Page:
Right.

Needless to say, I’ve had a lot of doors closed on me. The owner of the gallery responsible for framing my work said my photos are “magnificent”, but he’ll never show them because he doesn’t do photography.

Got it.

Two weeks ago I went to a highly respected artist who owns a local printing studio to show him what I do and inquire how he would take the photos to the next level. He strongly encouraged me to leave the negative space behind and work with the subject itself, transforming it into something completely new and different. In other words, when I’m done with it, nothing of what makes it a scope image will remain.

Ok.

I suppose I’m at an impasse. I can continue doing the same old same old but that’s not me. And going in a completely different direction is a huge commitment for someone who only dabbles in photography in her spare time. And in the end, the only person I’m really doing this for is me. My aunt’s still dead. So if I’m going to go through with exploring the next thing in kaleidoscope photography, It’s going to be so I can have original art on the walls in our home.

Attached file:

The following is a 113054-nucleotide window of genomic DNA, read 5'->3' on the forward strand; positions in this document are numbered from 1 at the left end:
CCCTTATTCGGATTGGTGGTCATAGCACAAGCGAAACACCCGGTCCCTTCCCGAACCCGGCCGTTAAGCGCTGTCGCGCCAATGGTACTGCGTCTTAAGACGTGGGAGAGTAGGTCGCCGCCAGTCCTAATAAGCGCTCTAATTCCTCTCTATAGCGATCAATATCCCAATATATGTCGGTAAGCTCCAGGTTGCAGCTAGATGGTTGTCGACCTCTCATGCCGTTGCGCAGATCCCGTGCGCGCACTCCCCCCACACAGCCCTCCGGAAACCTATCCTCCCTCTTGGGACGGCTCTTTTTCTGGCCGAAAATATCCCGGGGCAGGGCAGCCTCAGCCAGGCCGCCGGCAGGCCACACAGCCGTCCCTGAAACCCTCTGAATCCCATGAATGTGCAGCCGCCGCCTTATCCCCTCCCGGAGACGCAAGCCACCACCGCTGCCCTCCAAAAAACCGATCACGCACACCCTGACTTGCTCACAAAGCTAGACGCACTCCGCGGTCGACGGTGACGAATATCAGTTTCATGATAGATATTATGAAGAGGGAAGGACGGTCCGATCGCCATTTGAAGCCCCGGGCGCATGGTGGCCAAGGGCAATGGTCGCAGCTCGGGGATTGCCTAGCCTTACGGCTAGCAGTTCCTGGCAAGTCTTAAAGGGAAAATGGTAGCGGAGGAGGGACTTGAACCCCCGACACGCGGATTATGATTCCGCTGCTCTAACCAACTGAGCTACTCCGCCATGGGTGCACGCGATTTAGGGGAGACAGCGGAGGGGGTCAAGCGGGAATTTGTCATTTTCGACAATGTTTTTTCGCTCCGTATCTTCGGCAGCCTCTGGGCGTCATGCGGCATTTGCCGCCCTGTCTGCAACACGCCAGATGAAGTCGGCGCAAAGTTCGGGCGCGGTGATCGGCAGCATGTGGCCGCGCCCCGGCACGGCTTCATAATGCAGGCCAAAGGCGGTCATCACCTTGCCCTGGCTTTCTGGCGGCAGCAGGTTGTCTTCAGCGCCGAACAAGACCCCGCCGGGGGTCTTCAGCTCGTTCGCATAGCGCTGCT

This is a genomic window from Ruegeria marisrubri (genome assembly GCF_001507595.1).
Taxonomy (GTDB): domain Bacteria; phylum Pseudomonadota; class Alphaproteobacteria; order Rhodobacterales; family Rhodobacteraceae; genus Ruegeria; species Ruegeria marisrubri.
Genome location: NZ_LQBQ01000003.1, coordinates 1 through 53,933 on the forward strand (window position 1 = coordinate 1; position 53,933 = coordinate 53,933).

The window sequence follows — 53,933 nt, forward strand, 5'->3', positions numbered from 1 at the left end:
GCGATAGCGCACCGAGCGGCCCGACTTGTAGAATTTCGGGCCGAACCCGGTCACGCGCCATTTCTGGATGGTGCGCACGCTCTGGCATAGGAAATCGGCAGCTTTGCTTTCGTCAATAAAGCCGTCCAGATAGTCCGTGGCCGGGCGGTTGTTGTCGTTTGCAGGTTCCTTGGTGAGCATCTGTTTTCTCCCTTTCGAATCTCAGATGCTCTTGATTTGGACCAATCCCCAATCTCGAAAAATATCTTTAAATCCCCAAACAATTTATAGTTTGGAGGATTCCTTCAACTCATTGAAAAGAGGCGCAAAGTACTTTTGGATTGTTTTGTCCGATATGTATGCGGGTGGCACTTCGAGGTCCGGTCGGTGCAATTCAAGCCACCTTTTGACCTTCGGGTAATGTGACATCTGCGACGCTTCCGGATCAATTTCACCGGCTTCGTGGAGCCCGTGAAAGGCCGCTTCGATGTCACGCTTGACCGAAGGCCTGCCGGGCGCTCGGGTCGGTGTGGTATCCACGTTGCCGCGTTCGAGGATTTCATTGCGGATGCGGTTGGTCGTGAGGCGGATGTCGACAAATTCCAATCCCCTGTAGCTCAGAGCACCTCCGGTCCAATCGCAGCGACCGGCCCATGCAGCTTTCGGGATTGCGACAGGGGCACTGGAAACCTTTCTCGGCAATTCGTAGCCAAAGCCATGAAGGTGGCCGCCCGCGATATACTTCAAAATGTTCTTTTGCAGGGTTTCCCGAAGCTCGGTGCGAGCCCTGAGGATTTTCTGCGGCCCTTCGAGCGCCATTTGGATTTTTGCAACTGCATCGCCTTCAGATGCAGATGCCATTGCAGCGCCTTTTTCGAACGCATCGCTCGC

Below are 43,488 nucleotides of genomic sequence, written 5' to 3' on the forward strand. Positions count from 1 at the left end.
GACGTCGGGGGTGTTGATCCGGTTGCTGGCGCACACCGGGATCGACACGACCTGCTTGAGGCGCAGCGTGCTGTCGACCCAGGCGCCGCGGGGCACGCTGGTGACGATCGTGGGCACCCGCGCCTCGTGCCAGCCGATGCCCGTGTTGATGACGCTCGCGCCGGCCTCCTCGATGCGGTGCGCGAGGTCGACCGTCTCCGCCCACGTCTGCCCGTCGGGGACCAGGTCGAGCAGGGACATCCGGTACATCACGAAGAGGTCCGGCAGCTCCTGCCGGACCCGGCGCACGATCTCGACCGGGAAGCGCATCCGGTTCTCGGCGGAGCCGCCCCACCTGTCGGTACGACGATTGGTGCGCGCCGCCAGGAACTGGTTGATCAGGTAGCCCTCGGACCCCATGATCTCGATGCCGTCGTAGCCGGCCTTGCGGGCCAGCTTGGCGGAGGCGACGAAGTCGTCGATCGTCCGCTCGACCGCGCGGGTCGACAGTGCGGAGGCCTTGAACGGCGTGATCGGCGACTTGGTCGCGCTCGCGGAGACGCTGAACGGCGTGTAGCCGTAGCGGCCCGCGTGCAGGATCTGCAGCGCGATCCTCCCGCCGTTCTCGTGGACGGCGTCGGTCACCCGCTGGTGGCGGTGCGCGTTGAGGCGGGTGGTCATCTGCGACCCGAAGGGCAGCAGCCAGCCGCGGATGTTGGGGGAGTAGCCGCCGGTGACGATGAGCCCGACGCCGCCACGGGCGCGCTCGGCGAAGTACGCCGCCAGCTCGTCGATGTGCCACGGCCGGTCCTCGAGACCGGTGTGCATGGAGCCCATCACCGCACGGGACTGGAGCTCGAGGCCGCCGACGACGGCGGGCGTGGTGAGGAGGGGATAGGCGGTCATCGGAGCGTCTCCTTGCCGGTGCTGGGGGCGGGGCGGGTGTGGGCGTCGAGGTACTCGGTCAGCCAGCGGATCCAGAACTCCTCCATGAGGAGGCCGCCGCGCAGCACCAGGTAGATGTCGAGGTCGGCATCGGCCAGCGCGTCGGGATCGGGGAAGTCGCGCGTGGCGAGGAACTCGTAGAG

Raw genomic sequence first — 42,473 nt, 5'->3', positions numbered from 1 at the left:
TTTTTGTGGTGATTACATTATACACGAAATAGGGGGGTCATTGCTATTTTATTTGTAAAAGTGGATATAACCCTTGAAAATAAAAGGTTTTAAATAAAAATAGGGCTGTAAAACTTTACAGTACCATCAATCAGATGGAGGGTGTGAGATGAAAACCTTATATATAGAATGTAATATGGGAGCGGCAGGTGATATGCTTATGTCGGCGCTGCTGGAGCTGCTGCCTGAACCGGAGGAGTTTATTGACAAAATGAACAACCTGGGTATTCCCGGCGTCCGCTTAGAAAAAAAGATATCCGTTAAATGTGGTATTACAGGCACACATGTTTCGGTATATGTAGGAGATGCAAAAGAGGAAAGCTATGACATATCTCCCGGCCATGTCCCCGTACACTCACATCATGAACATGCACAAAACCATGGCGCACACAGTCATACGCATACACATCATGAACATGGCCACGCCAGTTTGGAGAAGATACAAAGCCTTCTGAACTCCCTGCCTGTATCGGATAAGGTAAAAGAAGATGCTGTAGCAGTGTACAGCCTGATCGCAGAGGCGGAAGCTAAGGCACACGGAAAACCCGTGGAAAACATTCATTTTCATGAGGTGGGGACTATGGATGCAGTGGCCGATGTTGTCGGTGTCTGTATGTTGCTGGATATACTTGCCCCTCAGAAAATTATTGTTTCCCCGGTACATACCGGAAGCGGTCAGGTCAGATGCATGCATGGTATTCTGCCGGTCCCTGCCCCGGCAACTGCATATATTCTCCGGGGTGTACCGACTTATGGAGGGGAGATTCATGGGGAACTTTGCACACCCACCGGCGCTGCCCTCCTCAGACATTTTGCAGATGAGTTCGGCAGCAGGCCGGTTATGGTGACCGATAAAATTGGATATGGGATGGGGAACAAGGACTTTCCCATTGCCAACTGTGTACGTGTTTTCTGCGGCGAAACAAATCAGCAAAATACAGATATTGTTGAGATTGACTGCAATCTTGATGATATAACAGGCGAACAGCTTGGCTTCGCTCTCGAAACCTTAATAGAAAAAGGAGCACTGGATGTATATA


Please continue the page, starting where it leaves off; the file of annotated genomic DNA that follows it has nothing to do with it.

Time for me to get a job.

Yes.

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“The Green Monster”. Scope by David Kalish.

Bio

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My Smooth-coated Collie, Laddie.
As in, about myself, and not the study of life sciences.
Carla Groen, a 40-something wife and mother from the Great White North. A total misnomer, by the way, the whole Great White North thing. Where I live is on the same latitude as northern California to the west, and Milan, Italy to the east. While it is -35 degrees celcius for several weeks in the winter, it is also 35+ degrees celcius for all of the summer which, if we’re unfortunate enough to skip spring and fall, can last from the end of May until mid-October. And it’s humid. Very, very humid. Hamilton is on the western-most tip of Lake Ontario. It’s a 45 minute drive east to Toronto (pronounced Trona north of the border), a 45 minute drive south to Niagara Falls, and a 2 hour drive westward to the Michigan border at either Port Huron or Detroit.